Mitchell v. Commissioner of Social Security
DECISION & ORDER This Court finds that the Commissioner's denial of SSI was based on substantial evidence and was not erroneous as a matter of law. Accordingly, the ALJ's decision is affirmed. The Commissioner's motion for judgment o n the pleadings 15 is granted. Plaintiff's motion for judgment on the pleadings 13 is denied, and plaintiff's complaint 1 is dismissed with prejudice. Signed by Hon. Marian W. Payson on 9/15/2022. (KAH)Clerk to Follow up
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UNITED STATES DISTRICT COURT
WESTERN DISTRICT OF NEW YORK
VIKKI A. o/b/o K.J.M., 1
DECISION & ORDER
COMMISSIONER OF SOCIAL SECURITY,
Plaintiff Vikki A. (“plaintiff”) brings this action on behalf of her minor son
K.J.M., pursuant to Section 205(g) of the Social Security Act, 42 U.S.C. § 405(g), seeking
judicial review of a final decision of the Commissioner of Social Security (the “Commissioner”)
denying his application for Children’s Supplemental Security Income Benefits (“SSI”). Pursuant
to the Standing Order of the United States District Court for the Western District of New York
regarding Social Security cases dated June 29, 2018, this case has been reassigned to, and the
parties have consented to the disposition of this case by, the undersigned.
Currently before the Court are the parties’ motions for judgment on the pleadings
pursuant to Rule 12(c) of the Federal Rules of Civil Procedure. (Docket ## 13, 15). For the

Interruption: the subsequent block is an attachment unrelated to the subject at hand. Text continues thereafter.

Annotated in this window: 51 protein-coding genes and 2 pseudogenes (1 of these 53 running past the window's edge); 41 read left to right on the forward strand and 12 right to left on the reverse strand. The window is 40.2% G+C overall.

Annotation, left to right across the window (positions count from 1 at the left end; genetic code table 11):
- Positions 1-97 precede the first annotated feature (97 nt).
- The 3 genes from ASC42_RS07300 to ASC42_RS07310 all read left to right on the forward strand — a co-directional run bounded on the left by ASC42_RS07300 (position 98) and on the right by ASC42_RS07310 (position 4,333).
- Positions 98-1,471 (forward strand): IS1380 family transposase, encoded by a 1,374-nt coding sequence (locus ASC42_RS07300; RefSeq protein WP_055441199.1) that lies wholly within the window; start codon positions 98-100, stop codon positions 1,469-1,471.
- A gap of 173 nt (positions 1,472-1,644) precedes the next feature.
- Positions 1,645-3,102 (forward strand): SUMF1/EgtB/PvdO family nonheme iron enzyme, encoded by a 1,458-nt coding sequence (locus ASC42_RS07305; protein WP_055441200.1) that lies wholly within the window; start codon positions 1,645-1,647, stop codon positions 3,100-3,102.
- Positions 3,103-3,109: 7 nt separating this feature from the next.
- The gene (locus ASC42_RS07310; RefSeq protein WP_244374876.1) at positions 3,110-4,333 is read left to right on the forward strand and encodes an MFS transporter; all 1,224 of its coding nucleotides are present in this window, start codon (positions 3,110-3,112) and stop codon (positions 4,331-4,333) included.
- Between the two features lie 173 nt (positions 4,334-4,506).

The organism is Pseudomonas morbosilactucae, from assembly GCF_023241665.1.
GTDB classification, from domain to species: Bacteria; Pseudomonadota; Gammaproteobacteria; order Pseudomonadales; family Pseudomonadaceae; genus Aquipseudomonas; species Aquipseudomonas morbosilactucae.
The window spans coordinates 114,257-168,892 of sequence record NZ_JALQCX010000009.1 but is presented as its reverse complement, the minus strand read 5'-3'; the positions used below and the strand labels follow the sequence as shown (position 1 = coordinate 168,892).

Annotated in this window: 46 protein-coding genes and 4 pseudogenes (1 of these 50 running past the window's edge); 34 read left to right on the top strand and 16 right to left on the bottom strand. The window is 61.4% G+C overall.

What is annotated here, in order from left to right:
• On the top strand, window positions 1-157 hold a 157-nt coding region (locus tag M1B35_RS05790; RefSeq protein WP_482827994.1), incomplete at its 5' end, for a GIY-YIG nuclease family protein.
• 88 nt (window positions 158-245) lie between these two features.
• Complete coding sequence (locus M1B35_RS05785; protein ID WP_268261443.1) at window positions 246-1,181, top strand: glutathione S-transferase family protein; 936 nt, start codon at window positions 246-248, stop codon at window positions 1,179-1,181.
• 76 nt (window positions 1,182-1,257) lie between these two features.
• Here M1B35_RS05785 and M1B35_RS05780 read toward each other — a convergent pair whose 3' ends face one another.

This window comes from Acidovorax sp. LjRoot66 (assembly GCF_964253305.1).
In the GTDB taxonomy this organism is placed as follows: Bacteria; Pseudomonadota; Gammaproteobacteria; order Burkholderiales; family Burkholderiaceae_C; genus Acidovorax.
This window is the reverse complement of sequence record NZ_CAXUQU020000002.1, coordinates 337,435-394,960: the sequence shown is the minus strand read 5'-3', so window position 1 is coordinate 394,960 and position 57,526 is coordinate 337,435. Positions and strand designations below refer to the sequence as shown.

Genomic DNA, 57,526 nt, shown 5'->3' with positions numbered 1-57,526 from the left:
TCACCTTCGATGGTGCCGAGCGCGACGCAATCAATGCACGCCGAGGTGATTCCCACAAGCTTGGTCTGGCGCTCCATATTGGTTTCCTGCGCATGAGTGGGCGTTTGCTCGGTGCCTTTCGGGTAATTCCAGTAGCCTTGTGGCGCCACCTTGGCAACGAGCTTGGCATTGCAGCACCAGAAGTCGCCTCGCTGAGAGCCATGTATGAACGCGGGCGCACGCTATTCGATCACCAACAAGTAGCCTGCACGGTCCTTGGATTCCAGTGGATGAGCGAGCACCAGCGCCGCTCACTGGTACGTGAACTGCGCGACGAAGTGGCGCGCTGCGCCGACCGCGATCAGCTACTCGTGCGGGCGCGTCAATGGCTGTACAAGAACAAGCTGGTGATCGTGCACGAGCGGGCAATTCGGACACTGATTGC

reasons set forth below, this Court finds that the decision of the Commissioner is supported by
substantial evidence in the record and complies with applicable legal standards. Accordingly,
Pursuant to the November 18, 2020 Standing Order of the United States District Court for the Western
District of New York regarding identification of non-governmental parties in social security opinions, the plaintiff in
this matter will be identified and referenced solely by first name and last initial.
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the Commissioner’s motion for judgment on the pleadings is granted, and plaintiff’s motion for
judgment on the pleadings is denied.
Standard of Review
This Court’s scope of review is limited to whether the Commissioner’s
determination is supported by substantial evidence in the record and whether the Commissioner
applied the correct legal standards. See Butts v. Barnhart, 388 F.3d 377, 384 (2d Cir. 2004)
(“[i]n reviewing a final decision of the Commissioner, a district court must determine whether
the correct legal standards were applied and whether substantial evidence supports the
decision”), reh’g granted in part and denied in part, 416 F.3d 101 (2d Cir. 2005); see also
Schaal v. Apfel, 134 F.3d 496, 501 (2d Cir. 1998) (“it is not our function to determine de novo
whether plaintiff is disabled[;] . . . [r]ather, we must determine whether the Commissioner’s
conclusions are supported by substantial evidence in the record as a whole or are based on an
erroneous legal standard”) (internal citation and quotation omitted). Pursuant to 42 U.S.C.
§ 405(g), a district court reviewing the Commissioner’s determination to deny disability benefits
is directed to accept the Commissioner’s findings of fact unless they are not supported by
“substantial evidence.” See 42 U.S.C. § 405(g) (“[t]he findings of the Commissioner . . . as to
any fact, if supported by substantial evidence, shall be conclusive”). Substantial evidence is
defined as “more than a mere scintilla. It means such relevant evidence as a reasonable mind
might accept as adequate to support a conclusion.” Richardson v. Perales, 402 U.S. 389, 401
(1971) (internal quotation omitted).
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To determine whether substantial evidence exists in the record, the court must